Avoid complicated hairstyles that require lots of hairpins

Many people want to look their best when flying, and more power to them! Not all of us can muster up that amount of effort for a red-eye flight, but boy, do we have an appreciation for those who can. While a nice button-down and a pair of tailored trousers could be all it takes to pull off an effortlessly elegant look for the airport, we caution travelers against also crafting complicated hairstyles before takeoff.

Why? Well, according to the TSA, if you put together an elaborate up-do using a bunch of bobby pins, all those little bits of metal are going to set off alarms in the metal detectors, and you may require a secondary screening as a result. Bows, hairclips, wraps, clip-in extensions, and even wigs can have the same effect, which will also prompt an inspection of your hair. While it might sound preposterous, it does happen.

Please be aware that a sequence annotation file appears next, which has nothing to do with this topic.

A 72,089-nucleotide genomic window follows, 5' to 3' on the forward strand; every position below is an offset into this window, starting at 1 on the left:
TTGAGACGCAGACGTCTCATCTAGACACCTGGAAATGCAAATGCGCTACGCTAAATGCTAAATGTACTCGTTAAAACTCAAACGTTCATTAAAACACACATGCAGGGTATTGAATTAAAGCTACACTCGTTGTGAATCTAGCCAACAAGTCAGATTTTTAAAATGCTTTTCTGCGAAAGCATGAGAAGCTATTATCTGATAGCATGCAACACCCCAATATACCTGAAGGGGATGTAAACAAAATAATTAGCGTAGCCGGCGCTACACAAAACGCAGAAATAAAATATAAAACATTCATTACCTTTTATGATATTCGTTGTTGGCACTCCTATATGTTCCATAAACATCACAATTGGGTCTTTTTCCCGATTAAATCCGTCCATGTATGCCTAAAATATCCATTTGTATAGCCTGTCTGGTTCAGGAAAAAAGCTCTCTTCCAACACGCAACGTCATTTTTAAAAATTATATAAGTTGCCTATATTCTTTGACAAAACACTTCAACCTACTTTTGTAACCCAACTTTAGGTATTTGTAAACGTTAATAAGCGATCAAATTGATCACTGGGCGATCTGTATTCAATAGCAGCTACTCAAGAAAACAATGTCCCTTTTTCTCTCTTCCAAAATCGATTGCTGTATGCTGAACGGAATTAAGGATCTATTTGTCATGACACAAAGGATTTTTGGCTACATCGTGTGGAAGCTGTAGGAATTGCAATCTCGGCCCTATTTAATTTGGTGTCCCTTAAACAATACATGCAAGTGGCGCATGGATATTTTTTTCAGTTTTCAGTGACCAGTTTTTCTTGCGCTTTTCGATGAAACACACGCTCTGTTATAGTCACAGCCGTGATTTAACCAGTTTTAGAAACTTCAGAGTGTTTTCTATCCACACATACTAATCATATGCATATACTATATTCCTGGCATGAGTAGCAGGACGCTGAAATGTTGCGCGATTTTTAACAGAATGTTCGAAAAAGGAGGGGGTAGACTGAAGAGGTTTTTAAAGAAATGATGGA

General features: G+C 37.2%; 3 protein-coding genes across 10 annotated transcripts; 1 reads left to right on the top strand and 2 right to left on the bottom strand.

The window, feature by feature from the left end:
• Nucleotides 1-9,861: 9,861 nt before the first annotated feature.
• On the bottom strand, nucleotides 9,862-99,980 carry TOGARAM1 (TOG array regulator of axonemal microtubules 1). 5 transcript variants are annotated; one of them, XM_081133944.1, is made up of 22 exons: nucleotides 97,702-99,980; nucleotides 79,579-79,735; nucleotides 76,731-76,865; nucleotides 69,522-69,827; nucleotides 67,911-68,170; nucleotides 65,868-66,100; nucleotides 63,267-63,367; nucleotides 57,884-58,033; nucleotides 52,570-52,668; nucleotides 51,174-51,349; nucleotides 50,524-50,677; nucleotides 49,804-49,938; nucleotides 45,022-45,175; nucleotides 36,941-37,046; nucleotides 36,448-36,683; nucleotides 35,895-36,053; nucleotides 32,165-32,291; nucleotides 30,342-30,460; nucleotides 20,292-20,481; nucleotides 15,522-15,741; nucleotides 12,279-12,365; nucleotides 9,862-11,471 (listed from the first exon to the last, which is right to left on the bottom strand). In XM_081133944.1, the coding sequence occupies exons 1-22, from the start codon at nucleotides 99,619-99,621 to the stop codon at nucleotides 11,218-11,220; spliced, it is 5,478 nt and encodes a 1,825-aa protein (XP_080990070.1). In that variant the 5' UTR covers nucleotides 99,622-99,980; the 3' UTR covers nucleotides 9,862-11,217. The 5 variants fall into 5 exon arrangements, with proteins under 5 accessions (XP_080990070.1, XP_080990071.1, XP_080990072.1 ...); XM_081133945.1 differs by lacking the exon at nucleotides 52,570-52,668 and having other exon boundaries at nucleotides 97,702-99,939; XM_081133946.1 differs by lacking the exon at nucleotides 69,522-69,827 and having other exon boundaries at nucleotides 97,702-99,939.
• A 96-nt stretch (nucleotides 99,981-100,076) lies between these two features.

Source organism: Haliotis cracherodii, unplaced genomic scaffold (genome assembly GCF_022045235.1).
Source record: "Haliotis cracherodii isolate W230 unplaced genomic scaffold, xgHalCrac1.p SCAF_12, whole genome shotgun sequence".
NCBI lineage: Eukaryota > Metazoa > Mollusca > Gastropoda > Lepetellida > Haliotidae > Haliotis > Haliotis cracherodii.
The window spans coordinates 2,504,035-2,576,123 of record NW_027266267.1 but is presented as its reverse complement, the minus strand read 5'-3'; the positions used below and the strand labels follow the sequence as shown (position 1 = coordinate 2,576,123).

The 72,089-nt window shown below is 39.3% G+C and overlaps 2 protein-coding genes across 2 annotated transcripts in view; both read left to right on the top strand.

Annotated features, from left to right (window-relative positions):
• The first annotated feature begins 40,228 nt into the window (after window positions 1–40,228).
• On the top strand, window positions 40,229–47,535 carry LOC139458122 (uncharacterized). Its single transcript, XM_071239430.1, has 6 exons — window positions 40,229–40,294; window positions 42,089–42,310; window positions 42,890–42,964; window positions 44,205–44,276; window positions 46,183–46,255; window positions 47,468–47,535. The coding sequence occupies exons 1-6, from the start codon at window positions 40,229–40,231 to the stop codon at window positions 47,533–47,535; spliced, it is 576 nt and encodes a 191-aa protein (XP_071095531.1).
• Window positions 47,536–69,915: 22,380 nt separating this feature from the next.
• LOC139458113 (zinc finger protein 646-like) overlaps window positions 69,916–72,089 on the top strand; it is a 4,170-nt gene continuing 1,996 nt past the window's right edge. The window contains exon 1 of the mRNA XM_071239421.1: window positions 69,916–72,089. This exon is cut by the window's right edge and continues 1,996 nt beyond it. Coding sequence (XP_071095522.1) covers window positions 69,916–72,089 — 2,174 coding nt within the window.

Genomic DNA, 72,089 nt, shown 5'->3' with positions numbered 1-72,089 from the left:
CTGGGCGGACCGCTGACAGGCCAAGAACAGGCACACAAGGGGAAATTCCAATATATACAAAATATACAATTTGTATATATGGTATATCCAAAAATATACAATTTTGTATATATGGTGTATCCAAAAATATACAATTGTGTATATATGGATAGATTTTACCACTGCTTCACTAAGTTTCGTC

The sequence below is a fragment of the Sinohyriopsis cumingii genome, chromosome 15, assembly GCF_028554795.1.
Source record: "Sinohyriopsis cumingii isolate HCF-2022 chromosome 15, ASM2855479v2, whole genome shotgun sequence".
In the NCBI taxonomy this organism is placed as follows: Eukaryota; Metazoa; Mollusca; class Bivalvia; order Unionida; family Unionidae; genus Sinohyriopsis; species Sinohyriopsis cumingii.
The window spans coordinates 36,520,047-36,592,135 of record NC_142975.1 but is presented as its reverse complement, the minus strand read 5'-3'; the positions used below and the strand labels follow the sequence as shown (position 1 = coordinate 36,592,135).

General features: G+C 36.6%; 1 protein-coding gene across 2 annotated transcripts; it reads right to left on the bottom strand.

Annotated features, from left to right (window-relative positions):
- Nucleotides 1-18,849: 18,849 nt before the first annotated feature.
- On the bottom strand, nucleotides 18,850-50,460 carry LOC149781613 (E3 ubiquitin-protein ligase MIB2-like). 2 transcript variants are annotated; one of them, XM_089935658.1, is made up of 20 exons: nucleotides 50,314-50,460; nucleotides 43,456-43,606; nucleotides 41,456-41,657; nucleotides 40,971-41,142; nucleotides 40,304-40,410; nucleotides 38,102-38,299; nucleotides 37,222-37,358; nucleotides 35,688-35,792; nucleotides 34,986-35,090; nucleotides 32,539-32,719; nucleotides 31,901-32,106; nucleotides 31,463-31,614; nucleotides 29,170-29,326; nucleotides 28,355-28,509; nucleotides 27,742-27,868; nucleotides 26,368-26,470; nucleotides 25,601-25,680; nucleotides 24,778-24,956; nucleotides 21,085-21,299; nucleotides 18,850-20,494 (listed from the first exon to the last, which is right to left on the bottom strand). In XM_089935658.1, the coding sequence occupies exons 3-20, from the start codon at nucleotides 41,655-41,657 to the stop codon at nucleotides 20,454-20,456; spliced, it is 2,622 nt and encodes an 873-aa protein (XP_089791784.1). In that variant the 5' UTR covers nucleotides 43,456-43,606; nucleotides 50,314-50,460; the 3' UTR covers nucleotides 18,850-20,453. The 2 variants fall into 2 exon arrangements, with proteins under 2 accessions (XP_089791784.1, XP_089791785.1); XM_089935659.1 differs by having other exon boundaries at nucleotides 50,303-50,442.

Keep the outerwear off until you get through security

In a similar vein to why you wouldn't want to wear baggy clothing as you're trying to get on your flight, you just can't wear outerwear through airport security. This is because coats and jackets have all kinds of pockets and places to hide or forget things. They are also more likely to have metal accents on them, such as on the belt or zippers. So, while it can be annoying to take off your coat and stand in line for the scanners as you freeze your butt off in the cold airport, you need to do it. Otherwise, you're really going to regret being told to go back and put your jacket in a tray before you can come through.

At the risk of sounding like your parents, this is why it's important to layer up. Wear a long-sleeve shirt underneath your outerwear if you're worried about staying warm while you wait. This way, you can stay both comfortable and prepared. Wouldn't Mom be proud?

Large metal jewelry will be a pain for you and the TSA